With the dark, cold days of winter coming upon us, Hanukkah is a joyful celebration of light. In fact, it is referred to as the Festival of Lights because the menorah stands central to the Jewish holiday, and is steeped in family traditions.
The lighting of this special candelabra commemorates the rededication of the Second Temple in Jerusalem in 164 BCE after the victory by the Maccabeans over the oppressive forces of king Antiochus IV of Syria. According to an article written by Encyclopedia Britannica, the description of the miracle of the oil in the Temple can be found in the Talmud, which describes that while there was only a small jar of oil that had not been defiled by Antiochus, the flame miraculously burned for eight days, establishing the precedent for the length of the festival.
Hanukkah, which means “rededication” in Hebrew, is celebrated on the 25th day of the month of Kislev in the Jewish calendar and can fall anywhere from early November to late December. Each night the menorah, which recalls the Temple lampstand, is lit. This simple or elaborate candelabra has eight branches plus a holder for the shamash, or servant light that is used to light the other eight candles. One candle is illuminated on the first evening, and an additional one is lit on each subsequent night.
After the prayers when lighting the menorah, the celebration rolls into songs and gifts to youngsters often including money (Hanukkah gelt), frequently in the form of chocolate coins wrapped in gold foil. Hanukkah is a gastronomic delight, and each family has its favorites, and variations on recipes abound. A number of the traditional fare are fried, recalling the ancient miracle of the oil including latkes (potato pancakes) and sufganiyot (robust, round jelly doughnuts).
Latkes, the Yiddish word for pancakes, are perhaps the most ubiquitous Hanukkah food. Although traditionally made from fried, crisply browned, grated potatoes mixed with onion, egg, flour, and seasonings, you can find many inventive variations, including those made from sweet potato or additions such as carrots, zucchini, or apples with sugar. In a recent phone interview, Joan Nathan, who has many Jewish cookbooks to her name, offers the tip of making the latkes in the morning and putting them aside until the guests arrive when you can pop them in the oven to crisp them up. She says, “If I make them when people come, there’s too much of a mess.” There are many options for toppings, and everyone has their favorite — a dollop of applesauce or sour cream, a sprinkle of sugar, and there will be vocal advocates for just keeping them virgin.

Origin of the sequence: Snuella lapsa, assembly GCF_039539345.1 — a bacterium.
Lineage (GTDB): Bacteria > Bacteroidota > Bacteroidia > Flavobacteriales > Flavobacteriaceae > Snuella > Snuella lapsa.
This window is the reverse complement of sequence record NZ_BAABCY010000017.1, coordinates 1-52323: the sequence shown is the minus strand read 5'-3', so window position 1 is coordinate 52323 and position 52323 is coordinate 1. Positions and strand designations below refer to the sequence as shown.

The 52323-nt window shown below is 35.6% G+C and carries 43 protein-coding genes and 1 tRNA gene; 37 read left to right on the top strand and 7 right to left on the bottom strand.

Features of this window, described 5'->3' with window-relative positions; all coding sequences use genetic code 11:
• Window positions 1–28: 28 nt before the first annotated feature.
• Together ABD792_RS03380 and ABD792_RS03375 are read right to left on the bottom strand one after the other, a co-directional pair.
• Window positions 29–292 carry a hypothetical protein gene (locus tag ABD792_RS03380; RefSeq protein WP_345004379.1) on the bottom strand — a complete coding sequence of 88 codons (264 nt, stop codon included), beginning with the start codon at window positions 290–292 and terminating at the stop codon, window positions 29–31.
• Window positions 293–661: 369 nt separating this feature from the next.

Nicole Cabot, long-time Vineyard resident and private chef shares, “In my family, no matter where we are, we make potato latkes. I’m a traditionalist. I like an original, crispy latke with just potato and onions, which I grate into it so it’s a little subtle. My mother [Linda Vadasz] likes to make fancy, creative latkes with sweet potato and curry. We usually have both and our house smells like fried food for a week.” She continues, “The smell of latkes really comes from childhood. My grandparents, my parents, my children. we’ve all grown up with it and it’s nostalgic.”
Additionally, Cabot says another food they usually share for Hanukkah is jelly doughnuts “just to make it really healthy.” This oil-related treat is called sufganiyot, which is the Hebrew word for these plump, deep-fried jelly doughnuts topped with confectioners’ sugar. They are made with yeast and, thus, while the frying is quick, the dough takes time to rise so it’s important to plan accordingly.
While these two fried delights can be served as snacks, a succulent brisket is often the entree of choice if dinner is to be served. This beef roast was traditionally adopted for its affordability as it is a relatively inexpensive cut. When you buy the beef, look for a piece that has lots of marbling since it will make for a more tender, juicy, and flavorful dish. Many recipes call for brisket to be braised in wine or broth with carrots, potatoes, and other vegetables. In terms of spices, Nathan says, “It depends on where you’re from. I make mine in the German way; it’s not as sweet as some of the others. I put bay leaf, a little tomato, thyme so it’s more like I would do a roast, and I think it’s delicious.” Nathan suggests preparing the dish the day before. “I refrigerate it, skim off the fat, and then cut it against the grain.”
Although not exclusive to Hanukkah, there are other foods that frequently show up on the table. For instance, a common sweet or savory side dish is kugel, an Ashkenazi Jewish casserole made with broad flat egg noodles (lokshen). Sweet versions are typically made with butter, cottage cheese, eggs, sugar, and sometimes have raisins or pineapple and flavored with cinnamon. Savory versions may include garlic, onions, and other vegetables. You can always prepare one of each so everyone can choose what their palette desires.
Originating in Poland, rugelach is a rolled-up, flaky crescent pastry filled with nuts, poppy seeds, dried fruits, nuts, preserves, or chocolate. The dough includes sour cream and cream cheese creating an addictively rich flavor, making it a winning dessert.
While Hanukkah commemorates the miracle of the oil and the beauty of the light, as Cabot points out, Hanukkah is a minor Jewish festival, and you can’t equate it to Christmas. But, she adds, “It’s a lovely time of year to celebrate with family, it is a joyous time and reflective time. We have a lot of darkness at that time of year but when it comes to celebrating a festival holiday as a family — and to think about miracles — it’s a lovely time to have that happen.”